edit: I'll post some additional info on U2e in the U2 dicussion forum.

I doubt that U2e has anything to do with SW* Asia. U2 overall correlates best to the ANE (WHG, IMO, is related but later) component present in Europe. ANE significantly overlaps India and Europe, the two places where U2 is also present. ANE shows no affinity to the SW Asian components (part EEF, and something termed basal Eurasian). ANE did enter northern parts of West Asia, especially the Caucasus, but that is in the post-Neolithic timeframe - as Stuttgart has no ANE.

The provenance of the ancient U2 (from Jean's compilation) are in concordance with the ANE scenario:

Russia Kostenki 14 U2 11467, 12308, 12372, 1811, 16051

Germany Blätterhöhle, Hagen 11000ybp U2e
Sweden Motala 2 8000ybp U2e1
Russia 7500 ybp U2e 2 samples
Sweden Motala 12 8000ybp U2e

In Jean's DNA from the European and Mid-East Neolithic compilations there is not one U2.

So U2e was present in European hunter-gatherers but not in the neolithics.
That its presence is hunter-gathers correlates to ANE (see Motala 12 who per Lazaridis et al had 19% ANE) is also possible.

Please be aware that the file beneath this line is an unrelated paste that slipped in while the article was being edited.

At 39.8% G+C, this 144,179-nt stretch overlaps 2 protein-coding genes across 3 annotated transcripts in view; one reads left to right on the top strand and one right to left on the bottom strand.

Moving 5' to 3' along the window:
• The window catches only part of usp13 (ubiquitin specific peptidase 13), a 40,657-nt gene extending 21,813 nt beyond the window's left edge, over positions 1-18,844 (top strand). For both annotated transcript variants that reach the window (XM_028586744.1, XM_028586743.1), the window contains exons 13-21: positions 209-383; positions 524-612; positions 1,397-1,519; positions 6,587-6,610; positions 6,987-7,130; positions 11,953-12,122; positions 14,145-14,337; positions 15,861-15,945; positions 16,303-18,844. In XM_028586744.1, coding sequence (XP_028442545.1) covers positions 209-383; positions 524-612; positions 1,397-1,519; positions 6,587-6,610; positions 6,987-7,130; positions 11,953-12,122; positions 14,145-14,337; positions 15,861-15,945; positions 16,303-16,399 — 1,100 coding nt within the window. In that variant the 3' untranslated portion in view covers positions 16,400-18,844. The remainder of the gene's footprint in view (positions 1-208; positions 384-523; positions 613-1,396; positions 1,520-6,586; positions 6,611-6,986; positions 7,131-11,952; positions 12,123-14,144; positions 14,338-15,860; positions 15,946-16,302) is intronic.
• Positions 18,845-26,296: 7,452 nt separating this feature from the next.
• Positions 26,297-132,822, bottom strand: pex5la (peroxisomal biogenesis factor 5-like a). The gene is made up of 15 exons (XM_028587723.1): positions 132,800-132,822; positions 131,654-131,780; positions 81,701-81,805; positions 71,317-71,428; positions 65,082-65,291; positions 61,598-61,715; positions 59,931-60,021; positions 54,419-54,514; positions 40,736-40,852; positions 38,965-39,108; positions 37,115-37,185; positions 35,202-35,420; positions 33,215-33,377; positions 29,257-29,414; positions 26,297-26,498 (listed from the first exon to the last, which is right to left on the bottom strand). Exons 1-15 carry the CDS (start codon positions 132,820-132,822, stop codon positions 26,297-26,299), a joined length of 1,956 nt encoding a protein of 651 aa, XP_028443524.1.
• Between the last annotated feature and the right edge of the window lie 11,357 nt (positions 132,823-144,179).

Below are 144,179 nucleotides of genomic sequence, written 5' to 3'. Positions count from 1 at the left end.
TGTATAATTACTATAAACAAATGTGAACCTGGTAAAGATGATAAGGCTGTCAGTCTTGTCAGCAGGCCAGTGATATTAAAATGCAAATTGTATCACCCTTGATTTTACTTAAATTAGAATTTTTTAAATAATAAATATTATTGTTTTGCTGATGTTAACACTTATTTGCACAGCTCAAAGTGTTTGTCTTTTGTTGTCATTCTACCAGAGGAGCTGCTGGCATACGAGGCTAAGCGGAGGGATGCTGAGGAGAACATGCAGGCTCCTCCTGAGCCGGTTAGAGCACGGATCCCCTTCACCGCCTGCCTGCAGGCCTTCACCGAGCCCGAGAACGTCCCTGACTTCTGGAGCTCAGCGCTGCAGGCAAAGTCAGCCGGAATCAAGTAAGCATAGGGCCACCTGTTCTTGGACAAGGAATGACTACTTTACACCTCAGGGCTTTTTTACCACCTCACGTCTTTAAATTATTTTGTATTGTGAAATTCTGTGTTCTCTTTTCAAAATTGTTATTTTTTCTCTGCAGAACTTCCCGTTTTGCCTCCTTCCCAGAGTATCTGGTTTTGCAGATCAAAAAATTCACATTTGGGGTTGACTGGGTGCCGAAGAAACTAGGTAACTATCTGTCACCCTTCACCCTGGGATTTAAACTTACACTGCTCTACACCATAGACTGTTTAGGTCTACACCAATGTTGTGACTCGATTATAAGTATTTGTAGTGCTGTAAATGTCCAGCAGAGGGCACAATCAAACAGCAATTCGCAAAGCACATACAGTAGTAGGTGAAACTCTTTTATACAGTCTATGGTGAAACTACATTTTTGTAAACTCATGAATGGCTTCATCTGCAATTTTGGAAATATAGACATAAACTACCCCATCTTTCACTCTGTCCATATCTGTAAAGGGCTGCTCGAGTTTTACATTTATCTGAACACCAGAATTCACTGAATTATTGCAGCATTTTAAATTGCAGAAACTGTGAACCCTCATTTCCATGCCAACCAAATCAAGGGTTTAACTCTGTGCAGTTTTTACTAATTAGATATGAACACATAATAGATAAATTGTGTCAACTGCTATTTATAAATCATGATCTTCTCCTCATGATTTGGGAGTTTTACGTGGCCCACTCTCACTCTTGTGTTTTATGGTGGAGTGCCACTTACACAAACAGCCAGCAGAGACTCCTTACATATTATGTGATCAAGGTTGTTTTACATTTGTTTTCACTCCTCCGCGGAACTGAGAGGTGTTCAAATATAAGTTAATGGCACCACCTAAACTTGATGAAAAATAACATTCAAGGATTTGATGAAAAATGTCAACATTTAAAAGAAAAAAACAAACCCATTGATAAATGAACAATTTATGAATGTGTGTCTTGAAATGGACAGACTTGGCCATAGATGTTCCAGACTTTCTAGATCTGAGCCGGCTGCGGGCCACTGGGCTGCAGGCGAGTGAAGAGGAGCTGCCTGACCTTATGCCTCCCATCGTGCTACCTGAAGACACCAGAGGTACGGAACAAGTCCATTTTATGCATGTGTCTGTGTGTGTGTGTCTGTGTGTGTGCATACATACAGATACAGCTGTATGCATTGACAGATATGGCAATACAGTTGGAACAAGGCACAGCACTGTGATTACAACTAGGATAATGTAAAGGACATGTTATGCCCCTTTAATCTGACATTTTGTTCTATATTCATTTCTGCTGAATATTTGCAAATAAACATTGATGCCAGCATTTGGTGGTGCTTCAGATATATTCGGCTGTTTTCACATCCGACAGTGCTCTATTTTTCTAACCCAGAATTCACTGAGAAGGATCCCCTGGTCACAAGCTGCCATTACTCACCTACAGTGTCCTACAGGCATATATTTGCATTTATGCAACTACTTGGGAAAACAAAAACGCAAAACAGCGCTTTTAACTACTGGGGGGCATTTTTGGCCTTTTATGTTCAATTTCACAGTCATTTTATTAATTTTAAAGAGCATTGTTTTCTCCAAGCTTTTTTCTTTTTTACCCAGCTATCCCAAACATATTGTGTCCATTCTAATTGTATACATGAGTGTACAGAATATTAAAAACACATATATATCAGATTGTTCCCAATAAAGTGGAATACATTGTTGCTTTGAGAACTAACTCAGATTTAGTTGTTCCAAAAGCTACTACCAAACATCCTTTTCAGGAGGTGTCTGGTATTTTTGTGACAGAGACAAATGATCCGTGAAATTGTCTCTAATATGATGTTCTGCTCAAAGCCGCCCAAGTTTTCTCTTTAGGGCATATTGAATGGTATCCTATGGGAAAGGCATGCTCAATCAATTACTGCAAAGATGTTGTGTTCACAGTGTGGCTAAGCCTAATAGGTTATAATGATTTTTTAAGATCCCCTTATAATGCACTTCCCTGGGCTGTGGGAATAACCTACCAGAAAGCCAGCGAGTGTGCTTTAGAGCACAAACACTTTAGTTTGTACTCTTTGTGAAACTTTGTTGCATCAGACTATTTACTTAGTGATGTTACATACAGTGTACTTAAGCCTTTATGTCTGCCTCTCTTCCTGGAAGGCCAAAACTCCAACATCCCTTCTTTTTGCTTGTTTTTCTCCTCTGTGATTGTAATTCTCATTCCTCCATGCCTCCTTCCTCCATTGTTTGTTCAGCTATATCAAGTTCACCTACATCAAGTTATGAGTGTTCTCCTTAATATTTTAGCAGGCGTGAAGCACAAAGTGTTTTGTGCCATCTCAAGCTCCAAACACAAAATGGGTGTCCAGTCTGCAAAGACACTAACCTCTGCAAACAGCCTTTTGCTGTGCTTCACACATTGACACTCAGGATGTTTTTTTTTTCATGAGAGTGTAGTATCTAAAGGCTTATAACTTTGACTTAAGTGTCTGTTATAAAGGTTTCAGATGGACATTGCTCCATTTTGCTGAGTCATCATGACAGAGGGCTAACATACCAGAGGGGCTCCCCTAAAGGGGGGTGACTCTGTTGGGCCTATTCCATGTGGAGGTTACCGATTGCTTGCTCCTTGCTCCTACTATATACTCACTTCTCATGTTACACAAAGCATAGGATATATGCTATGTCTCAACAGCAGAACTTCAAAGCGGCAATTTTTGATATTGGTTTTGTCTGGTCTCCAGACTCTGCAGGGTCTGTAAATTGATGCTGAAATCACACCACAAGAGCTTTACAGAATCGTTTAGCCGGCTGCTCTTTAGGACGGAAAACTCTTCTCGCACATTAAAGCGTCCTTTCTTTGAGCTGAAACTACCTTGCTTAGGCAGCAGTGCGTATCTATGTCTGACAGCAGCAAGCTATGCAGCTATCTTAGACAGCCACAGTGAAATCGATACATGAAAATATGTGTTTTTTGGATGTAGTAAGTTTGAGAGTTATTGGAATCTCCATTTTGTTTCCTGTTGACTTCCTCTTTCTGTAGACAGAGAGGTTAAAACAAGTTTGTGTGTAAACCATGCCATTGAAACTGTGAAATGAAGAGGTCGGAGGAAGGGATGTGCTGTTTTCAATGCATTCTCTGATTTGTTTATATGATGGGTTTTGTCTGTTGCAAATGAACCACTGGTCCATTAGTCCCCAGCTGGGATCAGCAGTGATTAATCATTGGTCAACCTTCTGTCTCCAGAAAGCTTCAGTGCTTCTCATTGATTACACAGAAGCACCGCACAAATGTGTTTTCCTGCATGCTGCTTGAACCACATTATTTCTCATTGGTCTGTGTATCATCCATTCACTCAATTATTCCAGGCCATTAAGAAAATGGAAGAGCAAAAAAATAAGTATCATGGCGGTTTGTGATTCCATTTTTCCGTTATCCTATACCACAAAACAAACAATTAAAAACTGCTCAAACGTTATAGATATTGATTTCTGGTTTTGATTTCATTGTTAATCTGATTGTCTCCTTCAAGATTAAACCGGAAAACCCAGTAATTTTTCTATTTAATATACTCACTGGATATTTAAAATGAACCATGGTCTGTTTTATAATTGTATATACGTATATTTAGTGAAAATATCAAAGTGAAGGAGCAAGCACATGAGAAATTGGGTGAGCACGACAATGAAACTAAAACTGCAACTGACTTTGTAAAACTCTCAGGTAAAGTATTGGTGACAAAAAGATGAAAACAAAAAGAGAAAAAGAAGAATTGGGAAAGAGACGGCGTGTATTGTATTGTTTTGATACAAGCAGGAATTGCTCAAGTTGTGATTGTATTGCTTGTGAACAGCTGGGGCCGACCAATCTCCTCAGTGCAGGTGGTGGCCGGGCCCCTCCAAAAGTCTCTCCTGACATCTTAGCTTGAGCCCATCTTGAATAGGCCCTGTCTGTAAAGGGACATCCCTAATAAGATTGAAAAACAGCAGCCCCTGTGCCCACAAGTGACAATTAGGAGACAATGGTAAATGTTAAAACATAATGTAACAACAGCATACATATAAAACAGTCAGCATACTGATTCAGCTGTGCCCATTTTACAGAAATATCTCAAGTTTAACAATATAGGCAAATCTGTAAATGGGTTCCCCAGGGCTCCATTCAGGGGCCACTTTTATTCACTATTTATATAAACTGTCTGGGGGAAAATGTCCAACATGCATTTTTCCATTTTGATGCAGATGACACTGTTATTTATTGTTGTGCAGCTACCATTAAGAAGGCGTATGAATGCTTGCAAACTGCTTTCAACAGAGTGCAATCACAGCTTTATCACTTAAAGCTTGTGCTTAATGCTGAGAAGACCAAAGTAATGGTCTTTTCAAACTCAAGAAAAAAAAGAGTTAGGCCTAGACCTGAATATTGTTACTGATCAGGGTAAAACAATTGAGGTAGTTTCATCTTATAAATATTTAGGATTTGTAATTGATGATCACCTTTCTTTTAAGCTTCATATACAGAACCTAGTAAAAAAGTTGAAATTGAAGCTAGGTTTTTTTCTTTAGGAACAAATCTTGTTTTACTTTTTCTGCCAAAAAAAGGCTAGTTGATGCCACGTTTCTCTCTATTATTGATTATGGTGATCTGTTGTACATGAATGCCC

*Edit

GailT
07-04-2014, 06:03 PM
In Jean's DNA from the European and Mid-East Neolithic compilations there is not one U2. So U2e was present in European hunter-gatherers but not in the neolithics. That its presence is hunter-gathers correlates to ANE (see Motala 12 who per Lazaridis et al had 19% ANE) is also possible.

Perhaps U2e originated in the Black Sea/Caspian Sea refuge 20 kya, and then expanded into India and western Europe after the LGM. The Mesolithic European U2e might have been mostly replaced during the Neolithic, and another wave of U2e associated with Indo-Europeans expanded into Europe in the Bronze age.